But if it's a grand bargain we're after, consider an alternative federal law prohibiting states from attaching legal significance to an individual's marital status. The law would define "marital status" narrowly to include an individual's relationship with a significant other as recognized by a religious organization. Likewise, the law would define "marriage" as the spiritual union of two individuals. Under this regime, legal benefits or obligations which traditionally flow from marital status would do so no longer. Instead, states could recognize and regulate healthy, stable interpersonal relationships by way of civil union, provided they do so equally and on a secular basis. Left for churches and other religious organizations are the religious and moral dimensions of "marriage." Religious organizations will have autonomy over those aspects of matrimony in which they claim historical or divine province. That is, churches would be left to govern the sacred principles associated with the institution, and to ordain whichever marriages they see fit without fear of legal repercussion.

By unpacking "marriage," by separating the religious and moral elements from the civil, this reconciliation offers three benefits over competing proposals. First, it anticipates gay marriage opponents' most prominent argument, which is that state recognition of same-sex marriage deprives the sacred ritual of much of its meaning. This might be true of a law requiring states to bring same-sex couples under the umbrella of traditional marriage, grounded as it is in spirituality and religious ritual. But the same can't be said of a law which strips states of the authority to define marriage, which confines them to a strictly civil role while preserving for religious groups conceptual control of the institution. Here, opponents will argue that to secularize the state's treatment of marriage is to undermine our traditional conception of the institution. This argument gets weaker the further it is pressed. That is, the deeper the institution's roots in religion, the shakier the state's constitutional grounds for backing it. If a secular approach to marriage seems a contradiction in terms, perhaps that is all the more reason to stand behind it. The state's secular interests in promoting healthy and stable families should be of no consequence to a religious organization. To the extent opponents relied on such recognition to add legitimacy for their own definitions of marriage, they did so misguidedly.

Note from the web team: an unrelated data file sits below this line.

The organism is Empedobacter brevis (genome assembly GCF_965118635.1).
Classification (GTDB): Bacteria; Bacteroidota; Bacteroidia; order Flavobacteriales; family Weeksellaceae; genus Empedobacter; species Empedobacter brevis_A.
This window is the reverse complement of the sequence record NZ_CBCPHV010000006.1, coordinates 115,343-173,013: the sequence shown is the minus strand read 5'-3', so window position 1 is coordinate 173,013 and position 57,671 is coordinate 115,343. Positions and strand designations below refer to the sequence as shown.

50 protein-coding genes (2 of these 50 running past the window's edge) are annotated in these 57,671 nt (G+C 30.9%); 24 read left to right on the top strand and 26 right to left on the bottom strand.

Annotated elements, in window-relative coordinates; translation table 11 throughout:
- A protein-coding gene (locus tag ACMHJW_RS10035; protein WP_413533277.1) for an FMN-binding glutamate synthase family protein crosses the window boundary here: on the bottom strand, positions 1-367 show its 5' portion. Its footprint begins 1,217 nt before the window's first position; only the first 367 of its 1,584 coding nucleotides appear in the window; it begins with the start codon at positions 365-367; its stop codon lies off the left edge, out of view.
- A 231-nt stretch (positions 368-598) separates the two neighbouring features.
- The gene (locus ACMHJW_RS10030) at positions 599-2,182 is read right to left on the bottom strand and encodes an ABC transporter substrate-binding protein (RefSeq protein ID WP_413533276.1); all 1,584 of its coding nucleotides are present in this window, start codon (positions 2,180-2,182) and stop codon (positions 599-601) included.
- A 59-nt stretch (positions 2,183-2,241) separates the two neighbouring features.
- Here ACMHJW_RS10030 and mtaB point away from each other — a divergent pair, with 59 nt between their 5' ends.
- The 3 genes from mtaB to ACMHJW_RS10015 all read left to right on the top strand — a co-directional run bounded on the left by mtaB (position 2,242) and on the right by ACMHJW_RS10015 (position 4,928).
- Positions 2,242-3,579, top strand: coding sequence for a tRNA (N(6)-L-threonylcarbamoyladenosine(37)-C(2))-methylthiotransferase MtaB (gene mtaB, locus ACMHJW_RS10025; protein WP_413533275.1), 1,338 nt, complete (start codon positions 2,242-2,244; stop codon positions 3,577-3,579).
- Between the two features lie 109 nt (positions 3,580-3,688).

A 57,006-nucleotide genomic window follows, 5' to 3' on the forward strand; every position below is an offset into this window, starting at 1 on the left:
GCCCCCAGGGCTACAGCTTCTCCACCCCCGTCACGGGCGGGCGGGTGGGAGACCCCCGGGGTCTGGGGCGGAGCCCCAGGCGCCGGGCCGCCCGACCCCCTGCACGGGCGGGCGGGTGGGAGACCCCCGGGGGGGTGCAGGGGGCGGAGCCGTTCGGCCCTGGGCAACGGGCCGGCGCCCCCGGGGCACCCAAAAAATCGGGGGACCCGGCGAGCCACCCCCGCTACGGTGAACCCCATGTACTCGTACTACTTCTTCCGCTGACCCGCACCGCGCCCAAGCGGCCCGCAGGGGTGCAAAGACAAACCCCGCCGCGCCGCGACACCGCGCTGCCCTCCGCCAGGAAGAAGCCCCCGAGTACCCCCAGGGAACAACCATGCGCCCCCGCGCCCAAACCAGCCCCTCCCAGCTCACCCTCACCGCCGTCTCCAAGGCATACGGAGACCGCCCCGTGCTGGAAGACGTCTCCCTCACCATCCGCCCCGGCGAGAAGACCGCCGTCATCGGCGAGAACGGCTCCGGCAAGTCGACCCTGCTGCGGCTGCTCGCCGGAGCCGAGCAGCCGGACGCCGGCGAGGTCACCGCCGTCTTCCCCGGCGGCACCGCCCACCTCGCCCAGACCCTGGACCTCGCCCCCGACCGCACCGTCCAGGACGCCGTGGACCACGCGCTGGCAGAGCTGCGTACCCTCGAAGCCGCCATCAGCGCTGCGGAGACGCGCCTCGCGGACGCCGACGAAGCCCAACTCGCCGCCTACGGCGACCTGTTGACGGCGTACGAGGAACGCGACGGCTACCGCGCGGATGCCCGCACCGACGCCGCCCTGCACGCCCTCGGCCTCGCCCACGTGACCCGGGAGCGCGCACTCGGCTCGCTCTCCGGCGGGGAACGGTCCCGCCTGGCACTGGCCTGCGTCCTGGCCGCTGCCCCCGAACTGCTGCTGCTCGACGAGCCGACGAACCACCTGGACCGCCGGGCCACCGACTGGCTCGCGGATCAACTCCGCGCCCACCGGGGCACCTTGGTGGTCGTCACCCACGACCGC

Second, by stripping everyone of state and federal marital status, this proposal escapes equal protection challenge. This is no small matter. Whatever its form, a legislative compromise must be built to withstand scrutiny in the courts. Like similar proposals of their kind, Rauch and Blankenhorn's solution would provide same-sex couples the rights of marriage without the official designation. Such a compromise may seem reasonable, but for many in the gay community, it is all too redolent of "separate but equal."

Finally, as Rauch and Blankenhorn point out, both sides of the dispute would get along better "if religious groups can be confident that they will not be forced to support or facilitate gay marriage." If the goal is to inspire such confidence, demarcating the state's interest in regulating marriage from those of religious organizations would accomplish just that.


Sam Singer is a third-year law student at Emory University and a resident of Northbrook. You can reach him here.


Posted on March 10, 2009